Chicago American – April 1913
By Ed. W. Smith
Tom Jones really is going to manage Jess Willard, the elongated “white hope.” Further, Jess isn’t ungrateful and is going to make amends to Charley Cutler, the heavyweight wrestler who brought him out and grub-staked him while he was preparing himself for tests in the early stages of his ring career.
This information is contained in a telegram just received from Tom Jones, who is in San Francisco at the present time. Tom announces that negotiations now are under way because Willard “finds that I am in a position to get him big money.”
And Jones adds naively that he surely will make a champion out of Willard. Surely that is reason enough for forming an alliance.
Further, along in his wire, Tom imparts the information that Willard “wants to be right with Cutler and will compensate him liberally.”
Fine work for the elongated Kansan. He always said he was willing to do what was right with Cutler, but because Charley had his own wrestling business to attend to, which was enough for any one man to handle successfully, he believed he would do better with some other manager. That’s why Jones came to Chicago not so very long ago and in a businesslike manner made a proposition to Cutler for a transfer of the good-will of the agreement between him and Willard. Jones offered $2,500, though there was nothing but a verbal contract existing. Cutler held out for $10,000, and the amount was scoffed at by Jones as being far too high.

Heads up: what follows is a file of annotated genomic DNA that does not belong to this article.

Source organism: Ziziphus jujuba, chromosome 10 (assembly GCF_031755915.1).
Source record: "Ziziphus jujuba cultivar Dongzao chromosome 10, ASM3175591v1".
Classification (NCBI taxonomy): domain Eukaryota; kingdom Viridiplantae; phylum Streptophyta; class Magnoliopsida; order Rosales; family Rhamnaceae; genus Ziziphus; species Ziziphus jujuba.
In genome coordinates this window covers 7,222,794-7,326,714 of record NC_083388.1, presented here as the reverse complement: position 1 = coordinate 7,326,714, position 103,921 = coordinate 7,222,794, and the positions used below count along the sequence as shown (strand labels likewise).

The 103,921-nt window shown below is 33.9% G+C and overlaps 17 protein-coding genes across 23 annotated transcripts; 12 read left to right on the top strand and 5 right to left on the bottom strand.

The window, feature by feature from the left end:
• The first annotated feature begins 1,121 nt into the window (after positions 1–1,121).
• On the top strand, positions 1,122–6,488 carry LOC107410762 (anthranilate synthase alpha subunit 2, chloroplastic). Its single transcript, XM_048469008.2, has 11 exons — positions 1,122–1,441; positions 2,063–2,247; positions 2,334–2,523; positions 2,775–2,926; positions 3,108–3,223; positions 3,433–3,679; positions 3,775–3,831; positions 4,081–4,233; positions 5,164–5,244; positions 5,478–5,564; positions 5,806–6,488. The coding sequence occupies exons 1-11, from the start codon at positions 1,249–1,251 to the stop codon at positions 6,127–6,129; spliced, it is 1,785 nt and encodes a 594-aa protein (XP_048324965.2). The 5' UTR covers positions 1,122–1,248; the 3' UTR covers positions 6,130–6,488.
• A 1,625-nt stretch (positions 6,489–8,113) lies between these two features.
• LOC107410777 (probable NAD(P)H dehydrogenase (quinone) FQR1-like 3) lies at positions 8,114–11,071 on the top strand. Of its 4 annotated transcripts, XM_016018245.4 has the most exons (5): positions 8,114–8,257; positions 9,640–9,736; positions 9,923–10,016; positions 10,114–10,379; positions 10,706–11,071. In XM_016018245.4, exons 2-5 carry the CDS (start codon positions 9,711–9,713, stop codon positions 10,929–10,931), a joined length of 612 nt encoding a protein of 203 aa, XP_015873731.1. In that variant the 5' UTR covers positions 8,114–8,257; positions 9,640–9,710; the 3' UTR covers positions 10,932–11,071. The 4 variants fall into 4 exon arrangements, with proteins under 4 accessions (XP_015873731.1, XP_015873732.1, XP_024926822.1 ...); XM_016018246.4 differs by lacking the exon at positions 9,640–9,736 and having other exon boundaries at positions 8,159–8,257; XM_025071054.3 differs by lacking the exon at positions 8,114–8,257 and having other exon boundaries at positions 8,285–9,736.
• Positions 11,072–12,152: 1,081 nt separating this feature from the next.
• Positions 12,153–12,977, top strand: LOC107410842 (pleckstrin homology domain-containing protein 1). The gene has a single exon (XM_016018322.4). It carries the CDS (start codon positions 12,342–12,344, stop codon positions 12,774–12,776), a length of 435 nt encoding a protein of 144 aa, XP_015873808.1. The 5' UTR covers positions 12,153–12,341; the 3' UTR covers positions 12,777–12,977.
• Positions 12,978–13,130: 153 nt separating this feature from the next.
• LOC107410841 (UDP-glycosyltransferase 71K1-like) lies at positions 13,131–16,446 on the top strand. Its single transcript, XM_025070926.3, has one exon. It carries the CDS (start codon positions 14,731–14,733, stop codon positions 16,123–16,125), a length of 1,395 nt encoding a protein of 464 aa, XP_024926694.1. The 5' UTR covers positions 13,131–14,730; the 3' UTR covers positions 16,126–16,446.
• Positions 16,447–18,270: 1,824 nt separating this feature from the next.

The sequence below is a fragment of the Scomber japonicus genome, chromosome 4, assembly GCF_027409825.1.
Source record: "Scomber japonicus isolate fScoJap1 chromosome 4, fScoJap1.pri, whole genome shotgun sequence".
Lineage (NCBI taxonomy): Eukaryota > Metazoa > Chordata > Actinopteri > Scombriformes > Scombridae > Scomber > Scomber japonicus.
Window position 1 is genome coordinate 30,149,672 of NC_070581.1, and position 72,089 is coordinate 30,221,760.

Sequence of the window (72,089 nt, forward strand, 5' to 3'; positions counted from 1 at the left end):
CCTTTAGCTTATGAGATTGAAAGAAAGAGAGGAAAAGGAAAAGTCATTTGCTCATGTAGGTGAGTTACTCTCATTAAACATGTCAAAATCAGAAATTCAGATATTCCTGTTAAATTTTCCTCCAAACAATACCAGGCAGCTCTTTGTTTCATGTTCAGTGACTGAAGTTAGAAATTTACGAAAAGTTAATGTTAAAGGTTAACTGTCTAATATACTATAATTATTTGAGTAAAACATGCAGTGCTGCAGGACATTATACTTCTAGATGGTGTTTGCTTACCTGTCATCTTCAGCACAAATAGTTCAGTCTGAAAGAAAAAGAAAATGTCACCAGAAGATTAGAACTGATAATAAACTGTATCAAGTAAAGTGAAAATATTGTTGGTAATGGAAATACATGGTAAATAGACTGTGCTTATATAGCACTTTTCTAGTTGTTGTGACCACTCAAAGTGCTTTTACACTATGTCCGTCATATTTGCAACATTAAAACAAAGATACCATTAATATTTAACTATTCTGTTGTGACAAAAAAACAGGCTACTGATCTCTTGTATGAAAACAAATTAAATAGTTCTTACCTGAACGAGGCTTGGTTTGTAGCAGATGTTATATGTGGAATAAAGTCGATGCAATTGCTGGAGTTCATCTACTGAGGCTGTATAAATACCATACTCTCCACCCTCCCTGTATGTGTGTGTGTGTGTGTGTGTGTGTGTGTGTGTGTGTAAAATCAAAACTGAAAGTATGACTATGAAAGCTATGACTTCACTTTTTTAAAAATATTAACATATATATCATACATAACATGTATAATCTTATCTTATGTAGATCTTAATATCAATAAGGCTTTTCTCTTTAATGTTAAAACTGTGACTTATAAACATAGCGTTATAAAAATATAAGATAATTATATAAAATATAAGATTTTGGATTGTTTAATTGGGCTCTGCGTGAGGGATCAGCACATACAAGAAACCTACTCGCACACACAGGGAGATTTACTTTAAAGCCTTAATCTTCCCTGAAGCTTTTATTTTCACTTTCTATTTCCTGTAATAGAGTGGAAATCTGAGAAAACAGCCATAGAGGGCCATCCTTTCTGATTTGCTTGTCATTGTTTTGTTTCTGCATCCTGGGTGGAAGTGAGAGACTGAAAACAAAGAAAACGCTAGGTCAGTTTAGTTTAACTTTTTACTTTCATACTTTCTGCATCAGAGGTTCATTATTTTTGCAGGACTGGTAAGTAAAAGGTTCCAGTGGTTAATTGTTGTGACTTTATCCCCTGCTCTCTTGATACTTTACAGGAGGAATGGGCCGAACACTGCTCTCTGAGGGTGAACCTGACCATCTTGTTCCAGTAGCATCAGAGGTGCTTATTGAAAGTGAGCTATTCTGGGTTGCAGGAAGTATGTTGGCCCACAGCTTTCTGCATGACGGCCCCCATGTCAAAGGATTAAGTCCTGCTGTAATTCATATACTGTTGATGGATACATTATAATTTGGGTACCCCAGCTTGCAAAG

There was no chance of the men reaching an agreement, and Jones went away, still stating that his offer of $2,500 would be permitted to stand any time Cutler wanted to consider it. Jones stated at the time that he didn’t like Willard’s method of training, and if he took him things would have to be changed around some and that Jess would have to get out of bed before noon and go out on the road for the purpose of improving his wind, which Jones saw at once was mighty bad in his fight with a novice in Fort Wayne, Ind. Not long after the contest with Jack Leon in the same ring Willard disappeared, leaving Cutler flat. He never made any explanation to Cutler further than to say that he was going home.
Hence Cutler is out some $2,500 on the deal, which amount he might have obtained from Jones without any argument. Cutler didn’t seem to mind that half as much as he did the manner he was dropped by the big fellow. Cutler is now in the vicinity of Montreal, filling some wrestling engagements.
From the general tone of Jones’ telegram, there is little doubt that he will grab Willard an also has the promise out thereof some pretty fair matches for the big fellow. Whatever else may be said of Jones, he is one of the greatest of the present-day managers and proved it time and again by the keen manner in which he handled the affairs of both Billy Papke and Ad Wolgast. He made a fortune for the latter, taking him when he looked anything but a great prospect and whipping him into such shape that he grabbed the title away from Battling Nelson a little later on.
Both Tom McCarey and Jimmy Coffroth feel kindly toward Jones, for he has made both of them a lot of money with his several fighters. Hence his statement, which is surely correct, that he is in a position to get some real big money with the man from Kansas.